Fibre channel is an emerging high-speed digital network technology that combines to make inroads into the avionics arena. The suitability of fibre channel for such applications is largely due to its flexibility in these key areas: Network topologies can be configured in point-to-point, arbitrated loop or switched fabric connections. The physical layer supports either copper or fiber optic implementations with a Bit Error Rate of less than 10-12. Multiple Classes of Service are available. Multiple Upper Level Protocols are supported. Multiple high speed data rates offer open ended growth paths providing speed negotiation within a single network. Current speeds supported by commercially available hardware are 1 and 2 Gbps providing effective data rates of 100 and 200 MBps respectively. Such networks lend themselves well to the transport of digital video and audio data. This paper summarizes an ANSI standard currently in the final approval cycle of the InterNational Committee for Information Technology Standardization (INCITS). This standard defines a flexible mechanism whereby digital video, audio and ancillary data are systematically packaged for transport over a fibre channel network. The basic mechanism, called a container, houses audio and video content functionally grouped as elements of the container called objects. Featured in this paper is a specific container mapping called Simple Parametric Digital Video (SPDV) developed particularly to address digital video in avionics systems. SPDV provides pixel-based video with associated ancillary data typically sourced by various sensors to be processed and/or distributed in the cockpit for presentation via high-resolution displays. Also highlighted in this paper is a streamlined Upper Level Protocol (ULP) called Frame Header Control Procedure (FHCP) targeted for avionics systems where the functionality of a more complex ULP is not required.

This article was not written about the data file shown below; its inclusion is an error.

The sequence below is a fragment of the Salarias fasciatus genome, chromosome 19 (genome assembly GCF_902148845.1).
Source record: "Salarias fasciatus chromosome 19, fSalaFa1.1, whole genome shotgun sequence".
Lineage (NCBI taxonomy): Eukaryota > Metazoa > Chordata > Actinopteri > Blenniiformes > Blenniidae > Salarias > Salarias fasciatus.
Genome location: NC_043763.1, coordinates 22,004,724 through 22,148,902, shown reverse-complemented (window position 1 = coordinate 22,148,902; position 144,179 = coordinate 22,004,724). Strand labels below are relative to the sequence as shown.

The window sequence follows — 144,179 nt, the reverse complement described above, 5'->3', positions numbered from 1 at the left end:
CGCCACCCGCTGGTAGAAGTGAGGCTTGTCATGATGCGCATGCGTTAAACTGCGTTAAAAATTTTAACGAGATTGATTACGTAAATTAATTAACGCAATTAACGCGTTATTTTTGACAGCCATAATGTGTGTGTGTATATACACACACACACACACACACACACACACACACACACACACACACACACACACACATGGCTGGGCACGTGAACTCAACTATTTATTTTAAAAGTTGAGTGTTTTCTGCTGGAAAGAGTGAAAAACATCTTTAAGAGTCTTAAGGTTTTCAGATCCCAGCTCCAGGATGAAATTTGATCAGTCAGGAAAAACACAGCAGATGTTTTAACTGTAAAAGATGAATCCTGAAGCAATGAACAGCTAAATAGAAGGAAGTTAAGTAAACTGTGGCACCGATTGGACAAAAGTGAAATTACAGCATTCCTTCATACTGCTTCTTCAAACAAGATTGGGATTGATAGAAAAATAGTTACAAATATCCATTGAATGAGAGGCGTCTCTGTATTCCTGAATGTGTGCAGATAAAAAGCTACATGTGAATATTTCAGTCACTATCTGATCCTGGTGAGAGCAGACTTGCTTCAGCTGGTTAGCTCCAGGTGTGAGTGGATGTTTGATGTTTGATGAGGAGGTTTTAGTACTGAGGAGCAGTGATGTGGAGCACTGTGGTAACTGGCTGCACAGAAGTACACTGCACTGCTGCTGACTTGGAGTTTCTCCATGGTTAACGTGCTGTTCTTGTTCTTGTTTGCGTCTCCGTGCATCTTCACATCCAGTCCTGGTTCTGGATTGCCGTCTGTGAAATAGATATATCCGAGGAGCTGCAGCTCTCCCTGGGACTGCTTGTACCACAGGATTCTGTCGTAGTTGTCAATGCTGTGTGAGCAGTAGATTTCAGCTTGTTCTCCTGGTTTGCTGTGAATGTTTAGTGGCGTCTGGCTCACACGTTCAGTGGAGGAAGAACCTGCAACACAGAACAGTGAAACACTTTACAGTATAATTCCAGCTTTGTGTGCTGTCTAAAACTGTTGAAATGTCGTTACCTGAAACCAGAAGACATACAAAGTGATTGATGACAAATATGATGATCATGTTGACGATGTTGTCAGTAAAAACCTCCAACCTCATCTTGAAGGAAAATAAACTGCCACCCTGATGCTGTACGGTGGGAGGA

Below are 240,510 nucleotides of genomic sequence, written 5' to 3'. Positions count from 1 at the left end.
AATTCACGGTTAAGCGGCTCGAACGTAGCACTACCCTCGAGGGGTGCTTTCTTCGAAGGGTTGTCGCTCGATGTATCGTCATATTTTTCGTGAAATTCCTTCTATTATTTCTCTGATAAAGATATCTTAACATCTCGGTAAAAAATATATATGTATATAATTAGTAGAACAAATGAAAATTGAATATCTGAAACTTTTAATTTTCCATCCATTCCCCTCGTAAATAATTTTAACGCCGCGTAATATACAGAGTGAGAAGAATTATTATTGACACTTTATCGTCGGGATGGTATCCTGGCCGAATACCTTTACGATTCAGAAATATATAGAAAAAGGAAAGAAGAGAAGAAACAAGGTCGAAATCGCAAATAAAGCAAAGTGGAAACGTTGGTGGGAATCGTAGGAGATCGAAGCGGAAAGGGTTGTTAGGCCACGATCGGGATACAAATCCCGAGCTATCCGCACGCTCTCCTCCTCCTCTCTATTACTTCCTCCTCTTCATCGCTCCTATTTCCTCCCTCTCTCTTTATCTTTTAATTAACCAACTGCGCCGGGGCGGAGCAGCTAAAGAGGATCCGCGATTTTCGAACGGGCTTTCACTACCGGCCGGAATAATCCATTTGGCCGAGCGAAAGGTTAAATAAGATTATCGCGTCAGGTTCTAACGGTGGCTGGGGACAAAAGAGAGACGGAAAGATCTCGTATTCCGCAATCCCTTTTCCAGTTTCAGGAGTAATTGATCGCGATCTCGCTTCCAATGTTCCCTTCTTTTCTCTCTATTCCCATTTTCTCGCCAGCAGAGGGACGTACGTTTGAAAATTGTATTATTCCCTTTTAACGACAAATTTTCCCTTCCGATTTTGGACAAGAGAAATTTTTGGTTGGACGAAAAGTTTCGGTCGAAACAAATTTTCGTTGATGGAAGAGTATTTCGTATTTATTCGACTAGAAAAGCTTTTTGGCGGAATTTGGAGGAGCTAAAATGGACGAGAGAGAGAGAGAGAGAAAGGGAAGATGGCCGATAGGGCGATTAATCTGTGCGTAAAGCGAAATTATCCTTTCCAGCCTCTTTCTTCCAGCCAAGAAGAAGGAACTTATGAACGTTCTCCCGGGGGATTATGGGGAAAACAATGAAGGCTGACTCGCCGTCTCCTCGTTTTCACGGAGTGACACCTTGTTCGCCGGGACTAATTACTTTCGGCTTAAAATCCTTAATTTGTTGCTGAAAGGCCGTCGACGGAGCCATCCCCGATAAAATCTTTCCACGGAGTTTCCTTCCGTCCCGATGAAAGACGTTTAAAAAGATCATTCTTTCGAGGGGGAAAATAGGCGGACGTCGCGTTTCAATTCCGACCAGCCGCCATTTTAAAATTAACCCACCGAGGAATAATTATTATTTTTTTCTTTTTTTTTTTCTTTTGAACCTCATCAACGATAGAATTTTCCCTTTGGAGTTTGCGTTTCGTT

This paper describes a free moving flipping pixel, which is bi-stable at 0 degrees and 180 degrees. A two dimensional array of such pixels provides a high-resolution, direct view, reflective display with extremely low power consumption at full video and zero power consumption for still images. Furthermore, the new display overcomes many of the other shortcomings of LCD display technology, especially in the realm of ruggedized displays. It provides visibility in both direct sunlight and dim environments. It is operational at a wide temperature range and provides high durability to mechanical shock/vibration and RFI/EMI. Flixel is also investigating other uses of its 180 degrees flip technology including high density shutter arrays, and filter arrays providing the ability to control direct radiation on a target with very high spatial and temporal resolutions.